The crew transportation system shall have predicted levels of safety during ascent to low-Earth orbit, transit, and descent from low-Earth orbit that are not less than those required of the Ares I/Orion configuration that has completed program preliminary design review.
Problem is, while Orion has completed PDR, Ares never did. So beating its level of safety should be pretty easy.
Look. Imagine that someone took a Rubik’s Cube, took it apart, and put it back together in a such a way as to make it unsolvable. That’s this bill. The conflicts are irreconcilable. You can fly in 2015, but not with anything resembling the POR. You can “build on the investment,” but not without breaking future budgets. You can build a (relatively) safe vehicle, but not by sticking with the current direction. You can be a proper steward of the taxpayers’ money, but you can’t do that and “build on the investment” of an unaffordable system.
This isn’t a space bill, it’s a jobs bill. The good news is that it’s sufficiently different from the Senate version that it may not be reconcilable in conference. Or it may end up looking so much like the House bill that the administration (which has at least hinted via Lori that the Senate version is acceptable) that the president won’t sign it. My hope is that there won’t be an authorization bill this year (because the likelihood of getting a good one is low). Despite the apparent desperation (more than usual) to get one out, I think that remains the likeliest outcome.
It’s the forty-first anniversary. Mark Whittington took a few minutes off from fantasizing about the contents of legislation and the emotional states of others, and his imaginary Internet Rocketeer Club, to put together a long list of relevant links.
[Update a few minutes later]
Living on the moon — it’s the pits.
[Update a while later]
[Update in the afternoon]
Speaking of Mark Whittington, his latest fantasy is that Constellation would have gotten us back to the moon in 2019. It’s hard to know how to deal with wilful delusions like this.
[Update a couple minutes later]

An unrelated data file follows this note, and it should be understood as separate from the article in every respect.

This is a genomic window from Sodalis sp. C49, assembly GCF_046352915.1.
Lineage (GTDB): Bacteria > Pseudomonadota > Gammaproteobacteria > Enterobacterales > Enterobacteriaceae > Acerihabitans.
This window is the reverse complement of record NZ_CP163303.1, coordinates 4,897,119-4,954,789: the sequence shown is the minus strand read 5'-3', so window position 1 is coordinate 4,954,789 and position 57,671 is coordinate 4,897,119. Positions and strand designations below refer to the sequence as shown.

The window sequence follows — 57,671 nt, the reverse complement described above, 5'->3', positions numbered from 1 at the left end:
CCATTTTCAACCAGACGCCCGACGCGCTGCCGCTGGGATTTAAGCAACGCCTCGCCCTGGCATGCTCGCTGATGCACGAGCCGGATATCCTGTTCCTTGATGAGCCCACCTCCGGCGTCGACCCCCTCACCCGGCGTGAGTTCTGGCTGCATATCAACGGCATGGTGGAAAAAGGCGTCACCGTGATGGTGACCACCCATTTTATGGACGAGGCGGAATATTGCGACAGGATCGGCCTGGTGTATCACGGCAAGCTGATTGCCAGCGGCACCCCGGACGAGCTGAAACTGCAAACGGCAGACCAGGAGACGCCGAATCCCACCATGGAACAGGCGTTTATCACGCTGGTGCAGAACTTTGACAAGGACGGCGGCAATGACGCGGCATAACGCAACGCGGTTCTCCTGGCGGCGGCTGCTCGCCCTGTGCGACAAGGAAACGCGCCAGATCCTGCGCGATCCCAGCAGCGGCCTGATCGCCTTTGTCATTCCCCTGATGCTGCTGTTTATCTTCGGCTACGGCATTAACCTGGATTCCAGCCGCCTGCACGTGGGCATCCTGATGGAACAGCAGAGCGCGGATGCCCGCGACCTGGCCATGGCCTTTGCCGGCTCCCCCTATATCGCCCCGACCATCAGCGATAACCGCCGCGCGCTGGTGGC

Bob Zimmerman displays a profound lack of faith in his country:
Sadly, it appears right now that the next manned lunar mission is probably not going to be an American mission. Though the exact outline of NASA’s future remains as yet unclear, President Obama has rejected the Moon as a future destination, and Congress appears willing to accept this decision.
Instead, either a Chinese, Indian, or Russian astronaut is likely going to be the next human to stroll onto Tranquility Base, taking pictures and souvenirs. All three nations have expressed a determination to get to the Moon. All three have also demonstrated in recent years the technological know-how for making it happen.
I will say no more than that I see no sign of either political will or capability of any of those countries to put a man on the moon. No one seems to be in any big hurry about it (e.g., China launches humans into space every three or four years). There is no indication that any of them are building the kind of infrastructure (either a heavy lifter or propellant depots) to enable it, and no demonstration of the ability to do vertical/vertical vehicles (not even at a Masten/Armadillo level).
My prediction is that the next human to trod the lunar surface will not be a government employee.
I admit that, in light of the recent revelations from the JournoList and the NAACP, I am proud to be a racist.
[Update a while later]
One day, Spencer Ackerman will walk into a bar where Fred Barnes is having a drink. A tumbleweed will roll by outside.
I don’t think he’d have the guts.
They’re not just partisans and vicious. They’re mediocre partisans, and vicious hacks.
I’m reading through it now, and will probably have something up later, but it strikes me that if the final bill looks like this, it will be vetoed. I would consider a CR preferable if I were NASA.
Nothing has happened since the fortieth anniversary to change my opinions in the long essay I wrote last summer.
Four decades have passed since the first small step on the dusty surface of our nearest neighbor in the solar system in 1969. It has been almost that long since the last man to walk on the Moon did so in late 1972. The Apollo missions were a stunning technological achievement and a significant Cold War victory for the United States. However, despite the hope of observers at the time—and despite the nostalgia and mythology that now cloud our memory—Apollo was not the first step into a grand human future in space. From the perspective of forty years, Apollo, for all its glory, can now be seen as a detour away from a sustainable human presence in space. By and large, the NASA programs that succeeded Apollo have kept us heading down that wrong path: Toward more bureaucracy. Toward higher costs. And away from innovation, from risk-taking, and from any concept of space as a useful place.
As I wrote, Apollo was a magnificent technological achievement, but in terms of opening up space, it was not only a failure, but the false lessons learned from it have held us back ever since.